Students reflect on South’s crowded hallways


Students gathering in the commons during passing period between 2nd and 3rd hour. Some students have expressed concerns over getting through hallways during passing period. Photo by Alex Miranda

By Olivia Svoboda


Pushing, shoving, standstills – these are some of the things a student can expect to experience in a crowded hallway. 

Blue Springs South has its fair share of crowded hallways due to the school’s structure and the student population, according to principal Ryan Gettings.

“Those are probably the two big factors. We’ve grown; we added freshmen, first of all, and of course, we added on to the building, but we added 600 freshmen. That’s quite a few students,” Gettings said. 

South was originally a middle school, so its first hallways were not built to fit 2,147 students. 

“I mean, you can tell the difference. Obviously, you walk into the new wing, and you look at that hallway space compared to [the northside]. That’s a challenge for us,” Gettings said. 

In a survey of 116 students, about 90% said they thought South’s hallways were crowded. 

Students such as senior Austin Scollin are well-acquainted with South’s crowded hallways. 

“I end up bumping into [about] nine people. People are in my way. People just stop – that’s really annoying – they just stop in the hallway and turn around,” Scollin said. 

Scollin thinks the English hallway and the commons are the worst parts of the building to get through. Despite these issues, though, Scollin doesn’t mind, as he enjoys the busyness. 

Crowded hallways can affect some students’ enjoyment of school. Gettings thinks it’s important to focus on kindness and education before worrying about crowded hallways, though. 

“It’s hard to come to school and you’re walking in hallways, and you’ve got hardly any room to maneuver, or you get caught up between a crowd or something like that. That can be frustrating at times. But the other side of that is also students and staff understanding that while there are a lot of advantages of being in a big high school that other schools that are smaller may not have, there’s also things that are challenging that we have to be able to navigate around and work through, and having a lot of students is one of those things,” Gettings said.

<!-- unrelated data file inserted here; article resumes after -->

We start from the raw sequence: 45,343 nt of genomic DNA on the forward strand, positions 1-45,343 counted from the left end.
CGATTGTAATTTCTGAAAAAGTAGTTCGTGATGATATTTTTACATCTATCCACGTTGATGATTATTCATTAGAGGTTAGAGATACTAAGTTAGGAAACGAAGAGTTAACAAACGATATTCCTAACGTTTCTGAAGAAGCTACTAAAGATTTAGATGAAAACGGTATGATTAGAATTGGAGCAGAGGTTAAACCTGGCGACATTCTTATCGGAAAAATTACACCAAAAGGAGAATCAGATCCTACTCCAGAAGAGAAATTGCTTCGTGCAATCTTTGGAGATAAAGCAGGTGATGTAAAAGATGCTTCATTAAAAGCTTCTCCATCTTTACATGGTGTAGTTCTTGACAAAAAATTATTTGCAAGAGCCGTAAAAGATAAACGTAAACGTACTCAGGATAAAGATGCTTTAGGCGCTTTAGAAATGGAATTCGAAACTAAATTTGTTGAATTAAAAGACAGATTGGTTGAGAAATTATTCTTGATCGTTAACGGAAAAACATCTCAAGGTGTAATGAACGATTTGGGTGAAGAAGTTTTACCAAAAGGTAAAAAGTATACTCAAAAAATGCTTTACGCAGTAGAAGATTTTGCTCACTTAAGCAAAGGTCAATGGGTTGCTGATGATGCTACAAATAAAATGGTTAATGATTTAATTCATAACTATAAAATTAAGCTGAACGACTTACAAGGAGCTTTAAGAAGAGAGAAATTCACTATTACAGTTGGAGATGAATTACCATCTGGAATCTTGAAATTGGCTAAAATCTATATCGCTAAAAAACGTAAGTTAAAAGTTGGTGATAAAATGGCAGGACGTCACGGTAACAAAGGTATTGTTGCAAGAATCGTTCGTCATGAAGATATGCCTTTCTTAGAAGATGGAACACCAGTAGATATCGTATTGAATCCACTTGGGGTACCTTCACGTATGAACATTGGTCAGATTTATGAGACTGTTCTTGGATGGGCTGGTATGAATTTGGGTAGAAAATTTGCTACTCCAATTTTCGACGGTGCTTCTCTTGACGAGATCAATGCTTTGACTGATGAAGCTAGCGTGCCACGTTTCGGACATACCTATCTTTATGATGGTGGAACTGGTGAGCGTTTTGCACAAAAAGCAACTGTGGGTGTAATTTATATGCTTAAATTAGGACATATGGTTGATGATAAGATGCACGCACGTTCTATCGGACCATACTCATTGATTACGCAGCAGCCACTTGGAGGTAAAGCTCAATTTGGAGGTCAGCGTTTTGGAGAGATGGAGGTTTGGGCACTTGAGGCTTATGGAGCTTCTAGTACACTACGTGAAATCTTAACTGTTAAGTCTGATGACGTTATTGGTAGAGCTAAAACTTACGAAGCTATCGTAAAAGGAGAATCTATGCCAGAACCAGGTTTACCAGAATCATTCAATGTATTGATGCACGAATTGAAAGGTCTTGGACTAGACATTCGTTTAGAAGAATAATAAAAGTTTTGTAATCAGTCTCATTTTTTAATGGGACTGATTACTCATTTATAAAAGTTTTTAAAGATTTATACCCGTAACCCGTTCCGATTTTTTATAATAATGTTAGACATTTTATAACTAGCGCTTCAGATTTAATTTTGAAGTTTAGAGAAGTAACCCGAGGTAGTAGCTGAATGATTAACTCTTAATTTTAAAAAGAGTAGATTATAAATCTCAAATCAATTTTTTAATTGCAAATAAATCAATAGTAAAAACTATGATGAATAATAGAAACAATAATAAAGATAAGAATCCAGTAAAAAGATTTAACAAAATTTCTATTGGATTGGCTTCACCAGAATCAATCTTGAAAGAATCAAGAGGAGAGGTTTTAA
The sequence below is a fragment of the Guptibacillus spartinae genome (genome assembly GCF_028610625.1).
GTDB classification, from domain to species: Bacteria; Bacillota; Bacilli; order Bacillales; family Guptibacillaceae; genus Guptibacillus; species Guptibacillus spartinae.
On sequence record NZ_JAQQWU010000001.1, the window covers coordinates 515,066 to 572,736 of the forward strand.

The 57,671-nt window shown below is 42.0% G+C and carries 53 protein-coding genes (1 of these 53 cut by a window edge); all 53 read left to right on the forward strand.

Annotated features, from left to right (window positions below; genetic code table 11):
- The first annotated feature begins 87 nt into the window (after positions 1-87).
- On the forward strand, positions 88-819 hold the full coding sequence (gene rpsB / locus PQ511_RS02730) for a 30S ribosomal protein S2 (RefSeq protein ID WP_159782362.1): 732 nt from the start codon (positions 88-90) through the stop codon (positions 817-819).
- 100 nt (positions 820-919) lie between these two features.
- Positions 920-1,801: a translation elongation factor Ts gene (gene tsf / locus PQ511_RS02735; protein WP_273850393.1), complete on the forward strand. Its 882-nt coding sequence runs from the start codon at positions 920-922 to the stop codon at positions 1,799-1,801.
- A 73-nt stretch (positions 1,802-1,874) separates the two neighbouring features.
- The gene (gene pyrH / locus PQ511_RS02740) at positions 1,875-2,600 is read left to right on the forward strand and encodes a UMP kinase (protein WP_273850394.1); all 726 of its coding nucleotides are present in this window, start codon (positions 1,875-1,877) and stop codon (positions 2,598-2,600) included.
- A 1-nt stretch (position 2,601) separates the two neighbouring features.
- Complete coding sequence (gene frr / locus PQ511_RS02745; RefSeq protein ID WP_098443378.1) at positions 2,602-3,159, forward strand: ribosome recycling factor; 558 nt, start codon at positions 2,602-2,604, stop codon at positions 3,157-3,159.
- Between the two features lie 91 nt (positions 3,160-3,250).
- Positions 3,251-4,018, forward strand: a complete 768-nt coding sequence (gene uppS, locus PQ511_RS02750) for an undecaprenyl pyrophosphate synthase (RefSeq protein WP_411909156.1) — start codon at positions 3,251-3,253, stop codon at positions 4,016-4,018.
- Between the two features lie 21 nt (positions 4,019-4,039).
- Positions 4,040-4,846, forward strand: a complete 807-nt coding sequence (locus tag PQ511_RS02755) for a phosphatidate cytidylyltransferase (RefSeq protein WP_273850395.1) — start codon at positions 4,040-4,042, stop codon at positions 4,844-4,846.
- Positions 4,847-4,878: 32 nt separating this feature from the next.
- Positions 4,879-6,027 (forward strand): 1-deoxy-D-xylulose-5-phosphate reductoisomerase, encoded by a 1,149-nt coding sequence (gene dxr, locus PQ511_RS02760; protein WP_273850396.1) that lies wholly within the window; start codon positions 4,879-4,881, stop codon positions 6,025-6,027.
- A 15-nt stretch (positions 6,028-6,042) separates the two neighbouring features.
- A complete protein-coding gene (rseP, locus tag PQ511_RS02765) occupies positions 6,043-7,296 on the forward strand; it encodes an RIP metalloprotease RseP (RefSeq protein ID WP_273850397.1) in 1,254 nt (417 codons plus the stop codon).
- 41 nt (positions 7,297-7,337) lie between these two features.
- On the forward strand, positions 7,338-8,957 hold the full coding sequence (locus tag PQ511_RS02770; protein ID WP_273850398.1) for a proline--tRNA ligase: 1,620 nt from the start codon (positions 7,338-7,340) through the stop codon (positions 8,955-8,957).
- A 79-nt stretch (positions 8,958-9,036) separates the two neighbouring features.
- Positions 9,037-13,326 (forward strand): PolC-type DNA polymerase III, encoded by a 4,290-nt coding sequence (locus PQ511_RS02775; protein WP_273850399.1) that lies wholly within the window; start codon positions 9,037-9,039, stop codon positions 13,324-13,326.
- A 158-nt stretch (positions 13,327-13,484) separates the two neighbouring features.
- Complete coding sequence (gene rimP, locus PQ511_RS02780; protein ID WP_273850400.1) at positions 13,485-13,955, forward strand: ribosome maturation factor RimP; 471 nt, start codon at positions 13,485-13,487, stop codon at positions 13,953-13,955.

Gettings suggests that there are schedule changes that could be implemented to clear out the hallways, if necessary, such as alternative passing times, where the student body is split up into schedules with different passing periods. He doesn’t think South is at that point, though. 

The issue of crowded hallways is caused by peer behavior, according to junior Olisa Oligbo. 

“It’s just really crowded; people talk with their friends and stop in the middle of the hallway,” Oligbo said. 

He thinks the commons are where the issue is the most prevalent. Oligbo wants to see teachers enforcing constant movement in the hallways. 

Completely preventing students from conversing in hallways is an option, but Gettings doesn’t think that would be fair. 

“What I have to do is figure out how to strike the balance of helping to make this place feel like this is somewhere you want to come. Where we do have rules, we do have processes in place and things like that, but [we] also give you guys a chance as students to have the freedom to be students, to be high school students, to socialize with your friends, and do those things,” Gettings said. 

There are also students who haven’t noticed any crowding in the hallways, such as sophomore Johnny Cress. 

“[It’s] boring I would say, [I] just want to get to class,” Cress said. 

He thinks the commons are the only part of the building with an issue, but it doesn’t need to be changed. Cress just wants there to be fewer fights. 

No matter what the hallways are like, Gettings wants to make sure students are still able to connect. 

“We have a lot of students that just want to walk to the next class, which is great. But if you have a group of friends that, let’s say, in between third and fourth hour you always meet at the vending machine just to say, ‘Hey, what’s going on?’ – checking in with each other. I want to protect that as much as I can,” Gettings said.